vii.     Excellence in school governance and challenging underperformance

Excellence in Governance’ is a key component of our school improvement strategy. We are carrying out a ‘root and branch review’ of school governance in the Bradford District as a key element of our support.

It is our aim that Ofsted’s judgements of leadership and management match the national average by July 2015 (this would represent an 8% rise based on current data). Our longer term target is to exceed the national average by July 2016.

Training – We have planned training for governors in the Autumn Term 2014 to ensure they apply HR policies rigorously and challenge (and support) poor leadership effectively. We will make this training available to all governing bodies and it will be provided for all Priority 1 schools.

The School Governor Service (SGS) has developed a ‘Bradford Governance Model’ which provides concrete ways to (a) improve the level of challenge from governors to senior leaders while (b) ensuring that governors understand their responsibilities and share the collective values of school improvement. All governing bodies will receive guidance to ensure they are fit for purpose and members have the right set of skills, attitudes and experience.

From September 2014 we are offering additional training to all governing bodies on ‘working with parents and communities’. Links are being further developed with community organisations including the Council for Mosques.

Monitoring – We are closely monitoring the progress of governing bodies in implementing the recommendations for action from Governing Body audits/reviews of Governance. We have set a target of 100% compliance with the recommendations for action arising from audit reviews of Governance. SGS has published its recommended Code of Conduct for governing bodies to meet the criteria for a ‘Fit & Proper Test’ for governors. The updated Code of Conduct will be recommended to governing bodies for adoption in September 2014. This sits alongside the Skills Matrices for governing bodies to judge capacity and the skill sets required of governors.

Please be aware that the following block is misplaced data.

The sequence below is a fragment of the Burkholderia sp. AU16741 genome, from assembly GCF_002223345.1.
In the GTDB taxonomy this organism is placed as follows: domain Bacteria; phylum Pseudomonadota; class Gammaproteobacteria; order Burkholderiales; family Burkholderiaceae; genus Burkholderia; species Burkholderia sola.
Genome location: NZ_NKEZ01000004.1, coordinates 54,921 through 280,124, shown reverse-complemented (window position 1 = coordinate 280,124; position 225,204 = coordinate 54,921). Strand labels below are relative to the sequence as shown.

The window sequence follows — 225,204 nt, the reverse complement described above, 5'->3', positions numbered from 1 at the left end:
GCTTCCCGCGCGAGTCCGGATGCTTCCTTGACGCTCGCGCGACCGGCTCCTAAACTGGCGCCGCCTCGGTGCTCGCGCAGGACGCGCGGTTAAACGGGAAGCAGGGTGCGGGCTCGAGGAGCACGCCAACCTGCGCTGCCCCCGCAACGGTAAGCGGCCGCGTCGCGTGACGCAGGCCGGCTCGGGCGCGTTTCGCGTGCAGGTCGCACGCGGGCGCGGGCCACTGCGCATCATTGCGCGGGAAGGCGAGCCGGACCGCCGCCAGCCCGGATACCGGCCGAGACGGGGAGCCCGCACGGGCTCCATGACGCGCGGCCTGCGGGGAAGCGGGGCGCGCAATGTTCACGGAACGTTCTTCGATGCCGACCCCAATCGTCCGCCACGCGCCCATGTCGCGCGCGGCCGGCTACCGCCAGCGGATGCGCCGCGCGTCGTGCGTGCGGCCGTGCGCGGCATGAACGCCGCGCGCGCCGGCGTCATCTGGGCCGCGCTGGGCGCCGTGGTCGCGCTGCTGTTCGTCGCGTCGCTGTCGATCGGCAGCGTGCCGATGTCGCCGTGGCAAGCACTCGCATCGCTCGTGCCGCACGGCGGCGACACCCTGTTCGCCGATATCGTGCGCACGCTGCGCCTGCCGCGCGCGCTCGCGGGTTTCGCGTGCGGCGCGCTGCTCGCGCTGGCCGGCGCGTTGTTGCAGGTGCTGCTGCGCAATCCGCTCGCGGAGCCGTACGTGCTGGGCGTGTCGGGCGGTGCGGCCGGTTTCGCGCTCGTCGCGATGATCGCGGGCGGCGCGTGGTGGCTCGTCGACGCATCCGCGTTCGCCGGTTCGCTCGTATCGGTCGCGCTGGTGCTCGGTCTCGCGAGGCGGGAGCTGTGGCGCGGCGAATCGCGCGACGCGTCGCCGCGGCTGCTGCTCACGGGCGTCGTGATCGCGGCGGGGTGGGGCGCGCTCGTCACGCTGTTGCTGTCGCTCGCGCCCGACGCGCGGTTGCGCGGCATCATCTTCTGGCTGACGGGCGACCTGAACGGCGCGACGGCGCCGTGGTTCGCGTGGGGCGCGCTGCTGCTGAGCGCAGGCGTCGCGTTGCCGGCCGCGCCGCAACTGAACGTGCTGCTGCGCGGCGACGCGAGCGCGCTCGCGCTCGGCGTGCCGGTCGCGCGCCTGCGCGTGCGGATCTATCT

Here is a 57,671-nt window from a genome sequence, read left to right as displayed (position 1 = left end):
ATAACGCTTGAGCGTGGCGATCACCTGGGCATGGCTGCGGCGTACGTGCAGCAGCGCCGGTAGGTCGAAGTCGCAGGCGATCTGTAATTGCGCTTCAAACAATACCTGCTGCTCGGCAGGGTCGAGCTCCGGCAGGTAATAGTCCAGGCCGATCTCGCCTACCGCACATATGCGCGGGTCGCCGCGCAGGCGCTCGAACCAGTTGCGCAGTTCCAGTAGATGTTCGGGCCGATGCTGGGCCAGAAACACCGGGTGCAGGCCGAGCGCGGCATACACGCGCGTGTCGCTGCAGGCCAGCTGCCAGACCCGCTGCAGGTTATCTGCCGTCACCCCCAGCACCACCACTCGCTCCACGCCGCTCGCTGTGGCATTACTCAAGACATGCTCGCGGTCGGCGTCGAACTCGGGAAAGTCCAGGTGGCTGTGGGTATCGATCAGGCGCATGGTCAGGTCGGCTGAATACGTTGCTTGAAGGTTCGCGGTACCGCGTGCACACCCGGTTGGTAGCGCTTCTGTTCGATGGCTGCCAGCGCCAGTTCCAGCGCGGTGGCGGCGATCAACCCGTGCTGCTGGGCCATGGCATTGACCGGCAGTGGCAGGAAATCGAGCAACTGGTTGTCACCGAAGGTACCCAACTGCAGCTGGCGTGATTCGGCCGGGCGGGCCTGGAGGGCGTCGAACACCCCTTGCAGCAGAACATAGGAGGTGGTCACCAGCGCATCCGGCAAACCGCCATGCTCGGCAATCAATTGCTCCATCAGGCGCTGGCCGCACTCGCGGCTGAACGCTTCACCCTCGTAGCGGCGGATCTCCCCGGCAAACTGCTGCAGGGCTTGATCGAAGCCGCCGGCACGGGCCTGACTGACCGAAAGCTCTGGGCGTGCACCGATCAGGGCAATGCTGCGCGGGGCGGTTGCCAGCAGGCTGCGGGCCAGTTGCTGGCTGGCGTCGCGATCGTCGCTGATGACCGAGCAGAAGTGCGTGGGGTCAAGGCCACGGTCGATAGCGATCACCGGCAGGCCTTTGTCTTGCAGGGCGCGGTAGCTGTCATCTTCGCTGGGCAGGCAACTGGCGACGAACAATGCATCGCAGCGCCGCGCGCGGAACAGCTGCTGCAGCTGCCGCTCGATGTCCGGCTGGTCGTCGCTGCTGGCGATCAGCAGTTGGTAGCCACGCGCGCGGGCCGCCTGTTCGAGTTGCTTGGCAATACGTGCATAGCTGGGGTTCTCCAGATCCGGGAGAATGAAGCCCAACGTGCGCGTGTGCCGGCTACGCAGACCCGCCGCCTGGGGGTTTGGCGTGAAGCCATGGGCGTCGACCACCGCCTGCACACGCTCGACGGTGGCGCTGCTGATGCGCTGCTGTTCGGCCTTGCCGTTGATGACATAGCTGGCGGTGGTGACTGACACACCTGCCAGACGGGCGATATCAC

Intervention – We continue to use our formal powers of intervention with governing bodies when it is in children’s and young people’s best interests. This involves issuing notices of concern, formal warning letters, adding governors to governing bodies and when necessary replacing governing bodies with Interim Executive Boards.

B)        Improve School Readiness and Early Years provision by:

i)          Making the most of outstanding leaders in the Early Years

The Early Childhood Services have recently been brought together with the Achievement Service to ensure there is coherent challenge and support across the Early Years, Primary and Secondary phases of education. 

We have commissioned work from one of our outstanding leaders who is a National Leader in Education. She will support our work in revising our Early Years Strategy to make sure there are closer links to Health as part of our programme of Early Help with a focus on pupils from our most deprived families.

ii)         Spreading good practice in working with parents and carers

Through the development of an integrated Early Years Strategy we hope to further co-ordinate programmes to support parental engagement and family learning.  There will be targeted support for parents in schools and children's centres with high numbers of pupils in the lowest performing 20% group.